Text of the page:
‘'Full disclosure: I have since purchased an iMac (Spring 2008), and after some initial frustration, am happy with it. The disk is pretty quiet. ;-)

But I thought I would leave this page as an historical note.'’


Walter Mossberg (the Wall Street Journal’s “Personal Technology” columnist) loved it. Friends raved about it. I was curious. And as a BSD fan, how could I go wrong?

With Mr Mossberg’s help I persuaded my parents to buy a new desktop iMac G5 (the all-in-one, flat screen kind).

Outlook, Mail, and Address Book

Our initial impression was positive. The interface was spiffy and “fun”, the built-in applications seemed to do a lot of cool stuff. The machine seemed solid and well-engineered. After digging deeper, however, our opinions started to change.

First we tried getting mail and settings out of Outlook (for Windows). This turned out to be almost impossible – even to get into Entourage (the Outlook equivalent that is part of Office for the Mac). I was able, with much gnashing of teeth and pulling of hair – and via the help of Mozilla Thunderbird – to get the contacts list out of Outlook and into Thunderbird, and from there into Apple’s built-in Address Book application.

Then I tried to set up an IMAP account on Mail, and discovered some really irritating bugs. It is impossible to configure which folder – local or remote – is used for Sent mail, Drafts, and Trash. It is impossible to understand which are the local folders and which the remote. It turns out that Mail does actually save sent mail on the IMAP server, creating, on the server, a folder called “Sent Messages” – but this folder shows up as “Sent” in Mail.

I had played with Thunderbird enough to know that an interface to IMAP folders and its configuration can be simple and perspicuous. The degree to which Apple got this wrong is astonishing.


Ok, so on to iTunes. In addition to the evil documented in iTunes iPods and audio codecs, iTunes has bugs. One in particular seemed particularly shocking (and very easy to tickle): if you set it up to “Import and then Eject” but turn off playing (while it imports), the first CD you insert has to be manually imported, and then manually ejected. After that, it seems to work. (I think – I don’t remember exactly.)

While this is an easy bug to work around, it’s right there in your face every time you import a CD. And this is the latest version of iTunes.


On to iPhoto. iPhoto is supposed to be easy to use. So, we tried to figure out how to import some photos from a CD and put them into a folder. This should have been trivially easy. It wasn’t – in fact, we were never able to do it successfully. There were several problems. First, the documentation. To begin with, at one point the iPhoto help simply refused to work. A blank page displayed. After opening and then closing iMovie’s help, the iPhoto help worked. This was starting to feel like the inexplicable, unrepeatable, black-box bugs in Windows that are so infuriating.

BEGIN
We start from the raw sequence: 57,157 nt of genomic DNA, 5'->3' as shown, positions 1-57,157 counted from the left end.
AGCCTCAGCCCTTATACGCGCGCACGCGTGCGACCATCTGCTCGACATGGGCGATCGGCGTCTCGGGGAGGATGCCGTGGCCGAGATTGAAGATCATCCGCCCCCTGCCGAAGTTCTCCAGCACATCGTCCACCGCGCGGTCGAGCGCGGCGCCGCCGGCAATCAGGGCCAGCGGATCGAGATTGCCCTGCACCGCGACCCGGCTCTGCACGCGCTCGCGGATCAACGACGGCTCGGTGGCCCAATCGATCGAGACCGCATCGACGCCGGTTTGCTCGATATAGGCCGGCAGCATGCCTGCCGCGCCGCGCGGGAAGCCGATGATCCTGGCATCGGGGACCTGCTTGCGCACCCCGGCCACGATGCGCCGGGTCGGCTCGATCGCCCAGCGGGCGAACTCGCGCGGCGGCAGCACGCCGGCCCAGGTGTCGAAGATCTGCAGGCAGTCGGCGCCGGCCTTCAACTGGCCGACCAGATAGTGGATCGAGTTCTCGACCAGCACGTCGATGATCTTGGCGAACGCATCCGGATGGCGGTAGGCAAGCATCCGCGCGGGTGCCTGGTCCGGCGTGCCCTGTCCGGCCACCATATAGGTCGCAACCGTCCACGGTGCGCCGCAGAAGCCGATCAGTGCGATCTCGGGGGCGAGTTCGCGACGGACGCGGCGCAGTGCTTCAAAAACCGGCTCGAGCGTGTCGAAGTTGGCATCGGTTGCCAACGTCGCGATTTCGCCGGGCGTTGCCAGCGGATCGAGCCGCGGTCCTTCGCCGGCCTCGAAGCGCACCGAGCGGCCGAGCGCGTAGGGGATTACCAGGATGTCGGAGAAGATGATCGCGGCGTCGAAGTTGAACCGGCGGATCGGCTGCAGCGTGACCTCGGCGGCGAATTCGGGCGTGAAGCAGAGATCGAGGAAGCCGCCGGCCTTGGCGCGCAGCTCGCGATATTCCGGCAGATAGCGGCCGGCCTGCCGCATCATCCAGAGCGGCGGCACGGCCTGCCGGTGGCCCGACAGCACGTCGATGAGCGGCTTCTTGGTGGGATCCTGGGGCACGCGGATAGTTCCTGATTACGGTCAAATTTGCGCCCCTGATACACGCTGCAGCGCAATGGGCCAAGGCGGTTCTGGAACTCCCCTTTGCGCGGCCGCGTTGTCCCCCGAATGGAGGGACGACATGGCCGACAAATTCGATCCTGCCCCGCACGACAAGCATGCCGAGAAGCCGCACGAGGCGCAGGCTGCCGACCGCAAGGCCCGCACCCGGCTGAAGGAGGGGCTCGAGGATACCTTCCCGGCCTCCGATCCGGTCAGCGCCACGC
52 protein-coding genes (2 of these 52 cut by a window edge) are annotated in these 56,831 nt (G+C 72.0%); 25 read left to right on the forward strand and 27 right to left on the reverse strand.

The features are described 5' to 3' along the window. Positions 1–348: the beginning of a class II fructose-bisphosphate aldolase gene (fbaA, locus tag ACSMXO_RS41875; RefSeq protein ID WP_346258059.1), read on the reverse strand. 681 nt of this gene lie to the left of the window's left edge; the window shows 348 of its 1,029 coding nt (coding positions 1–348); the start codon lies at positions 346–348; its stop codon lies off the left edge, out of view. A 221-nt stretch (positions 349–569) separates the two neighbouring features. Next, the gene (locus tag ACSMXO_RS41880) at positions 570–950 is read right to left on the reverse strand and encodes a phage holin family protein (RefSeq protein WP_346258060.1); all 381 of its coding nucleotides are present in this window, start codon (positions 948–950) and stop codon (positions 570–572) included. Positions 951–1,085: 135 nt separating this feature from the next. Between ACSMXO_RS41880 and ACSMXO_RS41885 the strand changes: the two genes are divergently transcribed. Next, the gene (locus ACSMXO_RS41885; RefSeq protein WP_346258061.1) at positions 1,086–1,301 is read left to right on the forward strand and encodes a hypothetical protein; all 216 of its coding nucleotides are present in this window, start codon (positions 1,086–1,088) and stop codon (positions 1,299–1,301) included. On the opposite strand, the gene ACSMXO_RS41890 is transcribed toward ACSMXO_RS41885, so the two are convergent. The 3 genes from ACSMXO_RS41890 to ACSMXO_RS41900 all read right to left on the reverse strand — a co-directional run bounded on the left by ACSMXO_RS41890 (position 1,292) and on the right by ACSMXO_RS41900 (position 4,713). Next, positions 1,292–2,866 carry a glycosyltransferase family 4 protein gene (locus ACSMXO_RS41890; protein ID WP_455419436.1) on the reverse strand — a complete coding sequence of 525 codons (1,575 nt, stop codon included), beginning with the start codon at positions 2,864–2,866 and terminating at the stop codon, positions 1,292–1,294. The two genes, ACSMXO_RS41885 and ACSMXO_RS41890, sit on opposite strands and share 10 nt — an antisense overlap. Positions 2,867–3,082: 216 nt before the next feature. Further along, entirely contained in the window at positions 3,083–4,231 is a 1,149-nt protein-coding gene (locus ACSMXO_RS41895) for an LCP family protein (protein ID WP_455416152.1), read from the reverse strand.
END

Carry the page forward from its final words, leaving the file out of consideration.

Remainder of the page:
Then, the iPhoto help said, in one place, that you could drag and drop photos into iPhoto, and in another, that you should only ever use the Import function to get photos into iPhoto. What does this mean, “import”? What is it actually doing? Why is dragging and dropping bad? No explanation.

So we imported, and instead of offering to create a new folder in the library it dumped our pictures next to a bunch of other pictures that I had earlier copied (imported? I forget) from a USB memory stick. We tried, and failed, to select the pictures we wanted and move them into a new folder we had created.

Looking to the help for insight, we found mentions of books, albums, and folders without any explanation of the semantics of these objects. How are they different? When would I want to use them, and for what? Nothing.

This was as bad as Windows!

At this point this $1900 machine was looking more and more like a football.

Disk noise

But the real deal-breaker, for me, was the hard disk noise. When everyone except me had gone to bed, and with iTunes silenced, the whine of the drive became really quite annoying, and to make matters even worse, it changed speed (and therefore pitch) making it even harder to ignore.

Questionable point-of-sale ethics

My parents returned the machine to the Apple store (in Palo Alto, CA) – and paid a modest “restocking fee” for the privilege – but not before we noticed something very interesting about their receipt: the date was wrong. It was exactly one week earlier than it should have been. What made this interesting to us is that, normally, you have two weeks to return purchases to Apple. But if they back-date the receipt by a week, and if you use a credit card to pay for your purchase, the only record that you were in the store is your receipt, but by dating it wrong, they “relieve” you of a week’s time to consider your purchase.

It’s hard not to think that this was intentional, especially since, when told about it, they said “that’s interesting – no one else has complained about that”. Meaning: the ruse worked.

I have moved on to a search for convivial computing hardware.